European Metals Holdings Ltd (LON:EMH) Managing Director Keith Coughlan caught up with DirectorsTalk for an exclusive interview to discuss the granting of three key permits for the Cinovec project and the recent PFS study
Q1: European Metals Holdings have made a release today with regards to the granting of various permits, how important is this to the company and the project?
A1: Well, it’s very important from a couple of different perspectives, all 3 of the permits or licences that we’ve announced today are important in their own right.
Firstly, we’ve received our preliminary mining permit for the majority of the Cinovec deposits so that’s clearly important permit to receive and paves way for a full mining licence when we get there, it allows development access, building infrastructure and all that sort of thing.
Secondly, we’ve received an exploration permit, another exploration licence, for the ground immediately south of the main deposit and that’s also important, we won’t be doing any exploration there in any sort of a hurry but it’s important for access for the adit, further infrastructure and that sort of thing.
Thirdly, we’ve received the permit to de-water the mine so when the mine was shut and we ceased operations there, there’s been ingress of water for some years, the mine is flooded to quite a high level and we obviously need to get all the water out before we can recommence mining and operations. So that’s a very important permit for us to receive, what’s also important from the point of view of that permit is that it gives an indication of where we are in the environmental assessment, obviously, we’ve had to have to water tested and assessed to make sure it contains no toxins and the fact that we pump it out into the river system there is a distinct positive.
So, each licence is important in its own right but also just the fact that we’re getting permits through, licences through in an orderly and timely fashion gives a lot of comfort that the process in the Czech Republic is going along well and it illustrates the support that we have within the country to develop Cinovec.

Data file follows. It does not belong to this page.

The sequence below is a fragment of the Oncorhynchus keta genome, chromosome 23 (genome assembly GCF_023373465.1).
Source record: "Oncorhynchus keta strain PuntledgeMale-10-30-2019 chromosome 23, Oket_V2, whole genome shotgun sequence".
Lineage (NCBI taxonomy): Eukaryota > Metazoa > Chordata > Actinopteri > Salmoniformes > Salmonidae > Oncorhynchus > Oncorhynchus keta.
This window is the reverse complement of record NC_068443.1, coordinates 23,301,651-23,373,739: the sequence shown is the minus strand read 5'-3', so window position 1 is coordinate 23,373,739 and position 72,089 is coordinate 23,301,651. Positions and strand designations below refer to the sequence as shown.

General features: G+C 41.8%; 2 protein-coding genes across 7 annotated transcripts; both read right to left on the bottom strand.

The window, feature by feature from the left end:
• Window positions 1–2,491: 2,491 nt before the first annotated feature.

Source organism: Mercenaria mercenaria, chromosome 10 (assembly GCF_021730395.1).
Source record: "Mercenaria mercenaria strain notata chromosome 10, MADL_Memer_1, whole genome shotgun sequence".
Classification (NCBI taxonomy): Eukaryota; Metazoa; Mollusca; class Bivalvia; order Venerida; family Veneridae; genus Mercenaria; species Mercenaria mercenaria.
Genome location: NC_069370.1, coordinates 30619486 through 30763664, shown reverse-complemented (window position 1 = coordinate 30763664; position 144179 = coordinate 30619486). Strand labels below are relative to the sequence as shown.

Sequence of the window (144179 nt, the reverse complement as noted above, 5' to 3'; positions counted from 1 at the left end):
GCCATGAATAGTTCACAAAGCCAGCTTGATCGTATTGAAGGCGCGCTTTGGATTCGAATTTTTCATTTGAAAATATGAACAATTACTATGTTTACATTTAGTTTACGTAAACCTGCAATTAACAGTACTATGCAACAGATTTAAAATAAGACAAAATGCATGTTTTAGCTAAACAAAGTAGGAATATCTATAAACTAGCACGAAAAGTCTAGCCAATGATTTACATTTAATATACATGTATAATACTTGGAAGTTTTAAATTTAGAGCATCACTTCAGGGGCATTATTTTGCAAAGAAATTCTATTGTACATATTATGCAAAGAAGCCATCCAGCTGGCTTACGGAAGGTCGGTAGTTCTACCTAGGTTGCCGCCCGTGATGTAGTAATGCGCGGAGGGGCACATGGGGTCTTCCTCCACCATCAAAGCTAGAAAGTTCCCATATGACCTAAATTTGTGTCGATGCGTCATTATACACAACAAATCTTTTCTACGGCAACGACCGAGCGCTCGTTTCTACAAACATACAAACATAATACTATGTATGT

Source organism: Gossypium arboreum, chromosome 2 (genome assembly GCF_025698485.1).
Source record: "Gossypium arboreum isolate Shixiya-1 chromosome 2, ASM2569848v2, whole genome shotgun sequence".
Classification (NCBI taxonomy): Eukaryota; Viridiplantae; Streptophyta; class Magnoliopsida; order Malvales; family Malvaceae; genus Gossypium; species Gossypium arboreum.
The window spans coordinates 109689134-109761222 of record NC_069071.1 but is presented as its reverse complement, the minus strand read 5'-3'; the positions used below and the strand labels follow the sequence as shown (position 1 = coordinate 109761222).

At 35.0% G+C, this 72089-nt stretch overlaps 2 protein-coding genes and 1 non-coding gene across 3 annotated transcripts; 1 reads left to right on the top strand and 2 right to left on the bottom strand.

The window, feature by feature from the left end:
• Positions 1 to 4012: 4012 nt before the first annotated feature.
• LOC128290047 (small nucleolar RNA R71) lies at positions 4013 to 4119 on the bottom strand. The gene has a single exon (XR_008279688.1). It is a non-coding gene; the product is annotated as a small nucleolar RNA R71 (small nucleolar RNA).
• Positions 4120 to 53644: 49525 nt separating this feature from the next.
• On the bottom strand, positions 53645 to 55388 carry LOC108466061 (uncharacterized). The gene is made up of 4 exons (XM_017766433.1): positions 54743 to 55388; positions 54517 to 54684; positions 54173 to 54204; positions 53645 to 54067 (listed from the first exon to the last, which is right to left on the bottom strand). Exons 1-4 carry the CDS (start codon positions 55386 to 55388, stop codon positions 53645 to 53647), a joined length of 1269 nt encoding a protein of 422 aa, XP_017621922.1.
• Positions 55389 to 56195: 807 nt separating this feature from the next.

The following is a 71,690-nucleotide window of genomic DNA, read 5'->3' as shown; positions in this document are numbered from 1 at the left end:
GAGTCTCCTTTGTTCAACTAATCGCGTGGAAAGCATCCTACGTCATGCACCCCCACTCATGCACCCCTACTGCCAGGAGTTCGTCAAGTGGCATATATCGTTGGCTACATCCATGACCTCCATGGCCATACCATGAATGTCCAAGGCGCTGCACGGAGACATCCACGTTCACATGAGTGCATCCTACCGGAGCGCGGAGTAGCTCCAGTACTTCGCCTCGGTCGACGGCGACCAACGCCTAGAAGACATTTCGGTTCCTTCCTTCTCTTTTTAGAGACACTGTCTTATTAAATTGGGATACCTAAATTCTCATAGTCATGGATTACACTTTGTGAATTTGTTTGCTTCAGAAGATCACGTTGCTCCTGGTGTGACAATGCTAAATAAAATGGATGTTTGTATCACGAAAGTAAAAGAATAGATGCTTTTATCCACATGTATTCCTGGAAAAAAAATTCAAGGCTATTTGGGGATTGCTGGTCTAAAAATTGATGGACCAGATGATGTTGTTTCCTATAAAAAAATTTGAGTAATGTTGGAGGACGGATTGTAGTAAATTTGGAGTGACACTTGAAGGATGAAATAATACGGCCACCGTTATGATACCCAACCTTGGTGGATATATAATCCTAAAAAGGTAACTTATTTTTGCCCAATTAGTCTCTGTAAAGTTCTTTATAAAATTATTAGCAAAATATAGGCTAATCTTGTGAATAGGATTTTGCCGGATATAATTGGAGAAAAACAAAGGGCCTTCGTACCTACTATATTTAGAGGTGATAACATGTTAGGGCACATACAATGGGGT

Q2: Now, we haven’t spoken since the release of your PFS two weeks ago and there seems to be some questions arisen from that release. Firstly, what was the PFSA based only on a small portion of the resource?
A2: I’ve had this question from a couple of shareholders. So, what happened was at the start of the PFS, we ran the assumption about the production number, what would be an appropriate figure for us to work towards as a new entrant into the lithium market, and 20,000 tonnes, or thereabouts, was the number that we deemed appropriate at the time. That translated quite neatly to an underground mining throughput of just a little below 2 million tonnes per annum so a reasonable size underground mine.
Two things have happened since then, firstly we’ve had two very significant increases in the size of the resource at Cinovec, the one in November last year and the one in January this year, which have increased the size of the resource indicated and inferred substantially which obviously makes the mining area, or the PFS area, smaller by comparison. The second thing that’s happened is that the lithium market has got stronger and stronger, greater demand and both of those point to the fact that we should be looking very carefully at an expansion study now that we’ve finished the PFS and that’s something we’ll be looking to do. So, both the project and the lithium market can support, we believe, significantly greater potential production from Cinovec so we’ll be looking at what stepping up the production rate would do to the economics of the projects so that’s an important study for European Metals Holdings to conduct in the next few months.
Q3: Another question that has arisen is why the cost per tonne of lithium carbonate is higher than anticipated to be in the scoping study?